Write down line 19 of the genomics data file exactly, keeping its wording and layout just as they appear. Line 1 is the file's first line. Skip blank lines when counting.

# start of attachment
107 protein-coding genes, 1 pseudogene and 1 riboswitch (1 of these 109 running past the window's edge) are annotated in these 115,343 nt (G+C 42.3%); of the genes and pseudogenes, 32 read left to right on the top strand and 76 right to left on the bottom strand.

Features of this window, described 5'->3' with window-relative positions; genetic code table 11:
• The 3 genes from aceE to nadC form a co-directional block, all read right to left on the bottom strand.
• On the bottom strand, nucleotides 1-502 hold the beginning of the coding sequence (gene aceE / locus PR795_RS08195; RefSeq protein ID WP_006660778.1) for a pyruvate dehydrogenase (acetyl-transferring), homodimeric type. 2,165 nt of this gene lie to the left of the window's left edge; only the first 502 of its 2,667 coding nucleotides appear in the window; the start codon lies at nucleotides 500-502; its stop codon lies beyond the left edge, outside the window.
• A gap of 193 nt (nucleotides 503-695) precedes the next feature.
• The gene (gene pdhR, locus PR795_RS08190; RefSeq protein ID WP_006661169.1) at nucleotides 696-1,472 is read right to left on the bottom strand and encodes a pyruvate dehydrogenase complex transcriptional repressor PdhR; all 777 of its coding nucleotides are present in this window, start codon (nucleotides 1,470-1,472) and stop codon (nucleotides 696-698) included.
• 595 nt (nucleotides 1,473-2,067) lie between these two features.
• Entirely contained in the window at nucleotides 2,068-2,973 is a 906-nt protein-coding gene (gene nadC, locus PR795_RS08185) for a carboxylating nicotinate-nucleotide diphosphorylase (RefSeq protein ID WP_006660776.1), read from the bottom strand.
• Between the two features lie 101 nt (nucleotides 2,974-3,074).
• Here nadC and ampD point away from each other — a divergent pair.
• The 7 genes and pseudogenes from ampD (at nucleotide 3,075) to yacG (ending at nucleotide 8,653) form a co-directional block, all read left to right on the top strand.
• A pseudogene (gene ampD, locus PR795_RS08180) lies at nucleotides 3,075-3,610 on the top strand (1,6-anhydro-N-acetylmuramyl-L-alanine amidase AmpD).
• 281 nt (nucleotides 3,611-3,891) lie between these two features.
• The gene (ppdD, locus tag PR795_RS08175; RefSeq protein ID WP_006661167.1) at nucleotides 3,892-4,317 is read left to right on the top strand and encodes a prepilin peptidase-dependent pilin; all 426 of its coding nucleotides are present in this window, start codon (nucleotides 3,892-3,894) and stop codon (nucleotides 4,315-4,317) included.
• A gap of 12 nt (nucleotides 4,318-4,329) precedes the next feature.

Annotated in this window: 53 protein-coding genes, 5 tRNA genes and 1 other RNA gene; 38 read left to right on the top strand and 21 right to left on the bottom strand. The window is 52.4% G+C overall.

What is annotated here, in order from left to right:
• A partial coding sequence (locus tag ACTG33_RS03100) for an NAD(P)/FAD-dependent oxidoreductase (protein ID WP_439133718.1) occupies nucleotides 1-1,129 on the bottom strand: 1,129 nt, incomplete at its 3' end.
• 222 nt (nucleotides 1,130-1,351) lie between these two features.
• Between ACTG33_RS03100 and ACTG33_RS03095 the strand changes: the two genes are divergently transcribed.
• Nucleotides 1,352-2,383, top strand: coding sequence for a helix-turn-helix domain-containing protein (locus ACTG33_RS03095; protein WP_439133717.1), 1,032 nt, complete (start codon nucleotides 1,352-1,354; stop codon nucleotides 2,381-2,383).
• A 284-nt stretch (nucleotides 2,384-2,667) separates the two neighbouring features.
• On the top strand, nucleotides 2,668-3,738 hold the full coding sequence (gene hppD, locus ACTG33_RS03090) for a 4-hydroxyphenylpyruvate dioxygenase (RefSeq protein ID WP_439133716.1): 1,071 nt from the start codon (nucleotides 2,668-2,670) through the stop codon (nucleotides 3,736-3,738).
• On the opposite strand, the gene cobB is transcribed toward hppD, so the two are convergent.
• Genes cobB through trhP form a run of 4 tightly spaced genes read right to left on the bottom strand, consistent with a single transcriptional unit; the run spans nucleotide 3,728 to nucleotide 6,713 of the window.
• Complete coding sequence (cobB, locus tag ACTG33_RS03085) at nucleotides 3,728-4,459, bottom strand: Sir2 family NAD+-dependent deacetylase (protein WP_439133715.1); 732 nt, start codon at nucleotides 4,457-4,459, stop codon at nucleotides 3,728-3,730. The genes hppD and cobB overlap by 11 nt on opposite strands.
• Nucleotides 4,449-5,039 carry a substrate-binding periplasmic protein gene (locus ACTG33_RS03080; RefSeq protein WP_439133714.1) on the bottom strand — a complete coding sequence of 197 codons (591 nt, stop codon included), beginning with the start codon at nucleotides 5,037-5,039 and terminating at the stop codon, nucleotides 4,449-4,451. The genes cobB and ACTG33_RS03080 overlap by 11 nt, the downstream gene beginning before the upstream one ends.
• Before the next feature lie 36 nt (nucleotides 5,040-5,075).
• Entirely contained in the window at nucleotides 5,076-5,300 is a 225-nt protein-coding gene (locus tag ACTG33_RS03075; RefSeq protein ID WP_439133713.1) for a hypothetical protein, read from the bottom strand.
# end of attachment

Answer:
• 222 nt (nucleotides 1,130-1,351) lie between these two features.